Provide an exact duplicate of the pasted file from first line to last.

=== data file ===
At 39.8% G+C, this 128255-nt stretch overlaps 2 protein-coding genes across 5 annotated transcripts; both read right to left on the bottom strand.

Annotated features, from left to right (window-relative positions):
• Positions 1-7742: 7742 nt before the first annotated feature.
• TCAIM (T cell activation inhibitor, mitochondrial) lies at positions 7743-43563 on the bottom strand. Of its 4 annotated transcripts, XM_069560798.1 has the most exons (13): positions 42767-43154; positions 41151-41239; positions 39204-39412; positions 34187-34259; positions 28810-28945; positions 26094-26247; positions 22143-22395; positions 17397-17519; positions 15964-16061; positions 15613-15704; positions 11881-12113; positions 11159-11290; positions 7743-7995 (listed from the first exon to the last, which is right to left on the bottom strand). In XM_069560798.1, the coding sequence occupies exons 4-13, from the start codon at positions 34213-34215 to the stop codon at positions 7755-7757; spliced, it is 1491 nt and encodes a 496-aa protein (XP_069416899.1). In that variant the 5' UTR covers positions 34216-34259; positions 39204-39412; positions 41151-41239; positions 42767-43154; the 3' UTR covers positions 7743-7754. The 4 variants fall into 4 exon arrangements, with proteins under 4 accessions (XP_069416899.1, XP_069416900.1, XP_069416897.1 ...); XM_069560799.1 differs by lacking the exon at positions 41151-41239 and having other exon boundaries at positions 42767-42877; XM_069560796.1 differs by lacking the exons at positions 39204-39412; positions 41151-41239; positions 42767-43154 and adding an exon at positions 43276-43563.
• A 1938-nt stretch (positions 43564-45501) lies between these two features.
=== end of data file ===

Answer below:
At 39.8% G+C, this 128255-nt stretch overlaps 2 protein-coding genes across 5 annotated transcripts; both read right to left on the bottom strand.

Annotated features, from left to right (window-relative positions):
• Positions 1-7742: 7742 nt before the first annotated feature.
• TCAIM (T cell activation inhibitor, mitochondrial) lies at positions 7743-43563 on the bottom strand. Of its 4 annotated transcripts, XM_069560798.1 has the most exons (13): positions 42767-43154; positions 41151-41239; positions 39204-39412; positions 34187-34259; positions 28810-28945; positions 26094-26247; positions 22143-22395; positions 17397-17519; positions 15964-16061; positions 15613-15704; positions 11881-12113; positions 11159-11290; positions 7743-7995 (listed from the first exon to the last, which is right to left on the bottom strand). In XM_069560798.1, the coding sequence occupies exons 4-13, from the start codon at positions 34213-34215 to the stop codon at positions 7755-7757; spliced, it is 1491 nt and encodes a 496-aa protein (XP_069416899.1). In that variant the 5' UTR covers positions 34216-34259; positions 39204-39412; positions 41151-41239; positions 42767-43154; the 3' UTR covers positions 7743-7754. The 4 variants fall into 4 exon arrangements, with proteins under 4 accessions (XP_069416899.1, XP_069416900.1, XP_069416897.1 ...); XM_069560799.1 differs by lacking the exon at positions 41151-41239 and having other exon boundaries at positions 42767-42877; XM_069560796.1 differs by lacking the exons at positions 39204-39412; positions 41151-41239; positions 42767-43154 and adding an exon at positions 43276-43563.
• A 1938-nt stretch (positions 43564-45501) lies between these two features.